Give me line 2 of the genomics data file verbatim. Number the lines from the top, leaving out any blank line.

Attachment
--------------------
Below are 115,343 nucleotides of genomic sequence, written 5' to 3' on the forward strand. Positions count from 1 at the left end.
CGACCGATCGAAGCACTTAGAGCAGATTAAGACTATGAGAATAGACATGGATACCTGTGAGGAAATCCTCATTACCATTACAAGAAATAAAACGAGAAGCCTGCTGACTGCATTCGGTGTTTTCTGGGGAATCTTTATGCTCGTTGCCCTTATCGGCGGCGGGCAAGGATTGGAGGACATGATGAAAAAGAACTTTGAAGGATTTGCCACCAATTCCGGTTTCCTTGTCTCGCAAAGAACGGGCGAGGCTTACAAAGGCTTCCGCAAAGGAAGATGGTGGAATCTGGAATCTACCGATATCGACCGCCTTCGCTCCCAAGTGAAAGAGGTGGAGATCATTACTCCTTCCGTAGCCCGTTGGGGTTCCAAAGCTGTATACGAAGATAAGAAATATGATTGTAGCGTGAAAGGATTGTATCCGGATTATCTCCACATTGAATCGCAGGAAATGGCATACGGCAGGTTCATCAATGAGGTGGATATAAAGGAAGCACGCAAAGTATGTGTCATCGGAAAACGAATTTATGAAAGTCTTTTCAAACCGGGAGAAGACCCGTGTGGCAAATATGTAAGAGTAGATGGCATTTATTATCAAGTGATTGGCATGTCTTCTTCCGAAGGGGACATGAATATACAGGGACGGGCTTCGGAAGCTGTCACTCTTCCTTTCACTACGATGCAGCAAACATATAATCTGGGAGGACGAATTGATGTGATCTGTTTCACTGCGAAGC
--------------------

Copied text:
CGACCGATCGAAGCACTTAGAGCAGATTAAGACTATGAGAATAGACATGGATACCTGTGAGGAAATCCTCATTACCATTACAAGAAATAAAACGAGAAGCCTGCTGACTGCATTCGGTGTTTTCTGGGGAATCTTTATGCTCGTTGCCCTTATCGGCGGCGGGCAAGGATTGGAGGACATGATGAAAAAGAACTTTGAAGGATTTGCCACCAATTCCGGTTTCCTTGTCTCGCAAAGAACGGGCGAGGCTTACAAAGGCTTCCGCAAAGGAAGATGGTGGAATCTGGAATCTACCGATATCGACCGCCTTCGCTCCCAAGTGAAAGAGGTGGAGATCATTACTCCTTCCGTAGCCCGTTGGGGTTCCAAAGCTGTATACGAAGATAAGAAATATGATTGTAGCGTGAAAGGATTGTATCCGGATTATCTCCACATTGAATCGCAGGAAATGGCATACGGCAGGTTCATCAATGAGGTGGATATAAAGGAAGCACGCAAAGTATGTGTCATCGGAAAACGAATTTATGAAAGTCTTTTCAAACCGGGAGAAGACCCGTGTGGCAAATATGTAAGAGTAGATGGCATTTATTATCAAGTGATTGGCATGTCTTCTTCCGAAGGGGACATGAATATACAGGGACGGGCTTCGGAAGCTGTCACTCTTCCTTTCACTACGATGCAGCAAACATATAATCTGGGAGGACGAATTGATGTGATCTGTTTCACTGCGAAGC